B’haalosecha 5751: The Flame Rises on its Own

The Rebbe many times repeats the words of Tanya, chapter 37, that all the lofty revelations of the time to come are dependent on our Divine service during the time of exile.  Although this is well known among those who learn Chassidus, there is nonetheless a common misconception that once we finish our labor in Golus, than everything else happens automatically.  In almost every Sicha of Dvar Malchus, the Rebbe drives home the point that the end of exile is not the end of our labor.  In this Sicha it is expressed as “lighting the lamps until the flame rises on its own.”

This is Rashi’s commentary on the words of  Hashem to Aharon HaCohen in our Parshah: “When you light the lamps [of the menorah]”.  Says Rashi, this literally means “when you bring up the lamps”, because Aharon “is required to kindle the lamp until the flame rises by itself.”

The object is not simply that the lamps should be illuminated (the lamps referring to neshomos Yisroel), because this occurs also while Aharon is holding the light to them.  The Torah doesn’t say “light up the lamps”, but “bring up the lamps”.  This means that even when the one who lights them removes his influence, the lamps stay lit.  The Rebbe emphasizes that this means that the  lamps burn on their own accord even without any outside influence.

Even though lighting and bringing up the lamps comes about through lamp-lighting Jews, nonetheless the lamp must be ignited in a way that afterward the light comes from itself, the flame goes “on its own”, without needing any assistance from the lamp-lighter.

This means that even though a person didn’t “light himself up” — he had a Rebbe, parents, teachers, mashpiim, friends, etc. who helped “light him up” with an enthusiasm in avoidas Hashem — nonetheless, the complete and true avoidah is when (after he is “lit up” by others) he becomes a “flame which rises on its own”.  This means his own existence alone is what drives him, and not the influence of a mashpia (not even The Mashpia).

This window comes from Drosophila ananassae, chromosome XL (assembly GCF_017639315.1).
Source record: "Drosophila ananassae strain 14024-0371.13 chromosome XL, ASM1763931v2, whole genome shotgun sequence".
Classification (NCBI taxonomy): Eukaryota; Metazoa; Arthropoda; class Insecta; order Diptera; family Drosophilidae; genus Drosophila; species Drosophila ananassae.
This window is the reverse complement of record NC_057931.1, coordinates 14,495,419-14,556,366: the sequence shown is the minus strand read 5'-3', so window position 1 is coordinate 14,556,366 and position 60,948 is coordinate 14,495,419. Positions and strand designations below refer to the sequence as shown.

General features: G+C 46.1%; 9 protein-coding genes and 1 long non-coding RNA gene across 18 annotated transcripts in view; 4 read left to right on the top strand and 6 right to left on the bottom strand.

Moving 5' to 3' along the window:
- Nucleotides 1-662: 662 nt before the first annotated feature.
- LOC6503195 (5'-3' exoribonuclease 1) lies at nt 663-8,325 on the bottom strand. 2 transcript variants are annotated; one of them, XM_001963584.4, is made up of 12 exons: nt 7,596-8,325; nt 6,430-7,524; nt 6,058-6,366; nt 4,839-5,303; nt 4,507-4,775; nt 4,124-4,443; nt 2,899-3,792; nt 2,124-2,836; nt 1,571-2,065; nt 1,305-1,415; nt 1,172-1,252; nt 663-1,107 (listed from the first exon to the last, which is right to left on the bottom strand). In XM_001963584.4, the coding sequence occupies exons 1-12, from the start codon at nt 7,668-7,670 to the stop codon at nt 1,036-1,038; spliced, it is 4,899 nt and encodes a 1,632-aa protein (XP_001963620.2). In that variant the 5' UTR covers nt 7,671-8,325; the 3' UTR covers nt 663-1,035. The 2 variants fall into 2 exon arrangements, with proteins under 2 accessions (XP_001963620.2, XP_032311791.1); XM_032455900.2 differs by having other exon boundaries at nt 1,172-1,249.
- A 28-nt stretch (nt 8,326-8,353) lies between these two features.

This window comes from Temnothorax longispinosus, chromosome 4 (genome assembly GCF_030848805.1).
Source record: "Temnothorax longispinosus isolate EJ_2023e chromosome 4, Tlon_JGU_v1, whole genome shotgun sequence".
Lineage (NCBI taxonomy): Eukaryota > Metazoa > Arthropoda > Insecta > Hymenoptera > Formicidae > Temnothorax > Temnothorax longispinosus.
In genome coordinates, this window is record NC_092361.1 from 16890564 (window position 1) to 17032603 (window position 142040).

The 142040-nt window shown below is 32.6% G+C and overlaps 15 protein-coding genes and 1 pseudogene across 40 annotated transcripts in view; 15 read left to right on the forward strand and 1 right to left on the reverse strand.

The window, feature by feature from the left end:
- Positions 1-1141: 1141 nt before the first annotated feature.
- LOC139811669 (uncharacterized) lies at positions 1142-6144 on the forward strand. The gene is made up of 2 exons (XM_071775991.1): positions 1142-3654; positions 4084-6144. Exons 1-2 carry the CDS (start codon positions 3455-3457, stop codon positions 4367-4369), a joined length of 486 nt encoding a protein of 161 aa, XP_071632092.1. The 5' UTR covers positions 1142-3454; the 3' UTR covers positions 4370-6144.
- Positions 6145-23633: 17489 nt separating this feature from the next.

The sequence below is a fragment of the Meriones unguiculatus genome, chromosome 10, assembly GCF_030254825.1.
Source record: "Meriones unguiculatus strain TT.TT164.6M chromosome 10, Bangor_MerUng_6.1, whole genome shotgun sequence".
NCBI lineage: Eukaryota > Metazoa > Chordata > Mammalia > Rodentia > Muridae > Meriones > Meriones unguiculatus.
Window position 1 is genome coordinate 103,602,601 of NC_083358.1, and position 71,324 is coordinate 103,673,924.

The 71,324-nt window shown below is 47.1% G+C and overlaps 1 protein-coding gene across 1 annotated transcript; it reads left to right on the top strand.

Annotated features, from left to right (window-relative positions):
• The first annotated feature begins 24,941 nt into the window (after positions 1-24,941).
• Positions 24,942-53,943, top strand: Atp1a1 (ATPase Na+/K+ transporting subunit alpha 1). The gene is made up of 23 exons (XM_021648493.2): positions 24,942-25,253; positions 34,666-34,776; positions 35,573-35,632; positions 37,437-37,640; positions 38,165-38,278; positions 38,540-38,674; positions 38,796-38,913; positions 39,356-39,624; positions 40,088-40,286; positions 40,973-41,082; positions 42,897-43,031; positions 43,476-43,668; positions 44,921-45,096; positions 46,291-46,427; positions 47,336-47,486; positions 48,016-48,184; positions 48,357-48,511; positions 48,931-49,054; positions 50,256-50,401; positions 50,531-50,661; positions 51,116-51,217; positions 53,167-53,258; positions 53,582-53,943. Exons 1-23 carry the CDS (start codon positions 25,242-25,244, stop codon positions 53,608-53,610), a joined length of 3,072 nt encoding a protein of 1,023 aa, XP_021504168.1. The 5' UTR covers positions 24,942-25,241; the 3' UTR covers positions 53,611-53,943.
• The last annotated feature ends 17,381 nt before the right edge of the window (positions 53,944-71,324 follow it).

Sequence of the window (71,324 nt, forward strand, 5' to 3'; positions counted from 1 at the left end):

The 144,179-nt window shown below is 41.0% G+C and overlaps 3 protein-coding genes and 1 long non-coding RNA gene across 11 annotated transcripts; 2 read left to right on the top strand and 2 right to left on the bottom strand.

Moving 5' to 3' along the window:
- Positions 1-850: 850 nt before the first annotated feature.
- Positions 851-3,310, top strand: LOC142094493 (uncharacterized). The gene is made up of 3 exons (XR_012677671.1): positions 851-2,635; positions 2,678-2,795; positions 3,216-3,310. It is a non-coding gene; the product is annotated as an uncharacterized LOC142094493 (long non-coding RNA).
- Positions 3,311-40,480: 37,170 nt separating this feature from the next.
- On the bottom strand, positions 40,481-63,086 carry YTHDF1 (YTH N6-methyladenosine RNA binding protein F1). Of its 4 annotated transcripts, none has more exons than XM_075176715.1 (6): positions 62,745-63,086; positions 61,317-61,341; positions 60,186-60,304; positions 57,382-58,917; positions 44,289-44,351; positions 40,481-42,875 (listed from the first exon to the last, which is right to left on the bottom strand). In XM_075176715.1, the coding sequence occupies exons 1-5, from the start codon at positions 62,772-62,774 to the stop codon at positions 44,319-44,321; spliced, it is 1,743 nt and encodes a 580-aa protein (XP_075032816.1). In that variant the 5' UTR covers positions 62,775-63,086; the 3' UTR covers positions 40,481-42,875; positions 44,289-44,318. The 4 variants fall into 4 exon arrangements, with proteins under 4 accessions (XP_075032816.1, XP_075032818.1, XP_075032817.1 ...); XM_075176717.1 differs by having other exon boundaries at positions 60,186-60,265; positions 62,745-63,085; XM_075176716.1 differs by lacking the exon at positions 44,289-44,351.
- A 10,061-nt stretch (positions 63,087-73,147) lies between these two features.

The significance to our times, after Gimmel Tammuz, should be obvious.  We are not presently operating in an environment where we see the Rebbe giving dollars, a piece of lekach, Kos Shel brocha, or an enthusiastic wave of the hand.  But if one refers to the “good old days” when Chassidim saw and felt all of that — he is missing the point.  The “complete and true avoidah” is not when a Yid feels excited when the Rebbe is “lighting him up”, but rather after that, when he can prove that the Rebbe was truly successful in lighting him up — because he is showing that his fire for serving Hashem “rises on it’s own”, even when the “lamp-lighter” pulls away the lighter!

This may sound like a daunting challenge, to bring ourselves to Geuloh-dik avoidas Hashem without the “Mashpia” (the Rebbe) lighting us up.  Firstly, we don’t have any choice in the matter: either we do this or, chas v’sholom, cool off.  As to the “how” — how can we bring ourselves to this avoidah the Rebbe wants from us, to rise up on our own accord?  The Rebbe brings in the Sicha from the Rebbe Rashab:

The nature to rise up [to its source] that is found in fire is not like something additional to it, not because it feels the loftiness of its source; but rather, because of its bittul and its lack of a metzius…

The more bittul we achieve, the less we are concerned with our own metzius (our feelings and our experiences of the Rebbe) and instead focus on what the Rebbe wants from us, we will find that we are “lit up” to bring Moshiach (in both our personal avoidah and our avoidah with others) in a more complete and true manner than was the case in the “good old days”. We will truly rise up on our own!